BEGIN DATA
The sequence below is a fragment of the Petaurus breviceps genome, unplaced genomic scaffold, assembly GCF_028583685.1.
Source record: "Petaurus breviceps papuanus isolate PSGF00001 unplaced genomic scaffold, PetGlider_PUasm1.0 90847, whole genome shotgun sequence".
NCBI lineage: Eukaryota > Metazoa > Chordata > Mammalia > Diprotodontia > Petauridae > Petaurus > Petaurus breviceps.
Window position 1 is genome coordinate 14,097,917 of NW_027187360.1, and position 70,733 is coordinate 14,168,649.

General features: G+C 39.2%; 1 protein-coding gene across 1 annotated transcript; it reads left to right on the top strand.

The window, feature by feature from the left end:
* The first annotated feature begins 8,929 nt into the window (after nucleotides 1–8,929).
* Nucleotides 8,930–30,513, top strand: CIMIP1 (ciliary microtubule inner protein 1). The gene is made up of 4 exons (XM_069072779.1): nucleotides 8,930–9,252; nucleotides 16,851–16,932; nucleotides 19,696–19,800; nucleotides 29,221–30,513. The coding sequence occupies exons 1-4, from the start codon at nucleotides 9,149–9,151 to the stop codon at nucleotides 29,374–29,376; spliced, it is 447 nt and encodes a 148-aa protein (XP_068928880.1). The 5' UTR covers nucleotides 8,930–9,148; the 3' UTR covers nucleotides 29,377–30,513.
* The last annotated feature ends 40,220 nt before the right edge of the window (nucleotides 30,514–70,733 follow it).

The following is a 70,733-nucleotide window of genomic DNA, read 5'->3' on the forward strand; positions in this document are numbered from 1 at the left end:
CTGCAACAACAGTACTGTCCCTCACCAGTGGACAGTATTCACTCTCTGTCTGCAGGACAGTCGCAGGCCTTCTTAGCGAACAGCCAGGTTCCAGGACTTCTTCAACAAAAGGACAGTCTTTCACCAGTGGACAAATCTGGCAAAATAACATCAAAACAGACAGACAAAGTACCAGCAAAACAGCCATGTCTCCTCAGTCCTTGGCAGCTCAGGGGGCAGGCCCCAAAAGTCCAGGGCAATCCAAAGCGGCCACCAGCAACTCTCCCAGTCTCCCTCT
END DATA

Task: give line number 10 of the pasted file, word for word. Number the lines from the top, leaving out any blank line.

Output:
The following is a 70,733-nucleotide window of genomic DNA, read 5'->3' on the forward strand; positions in this document are numbered from 1 at the left end: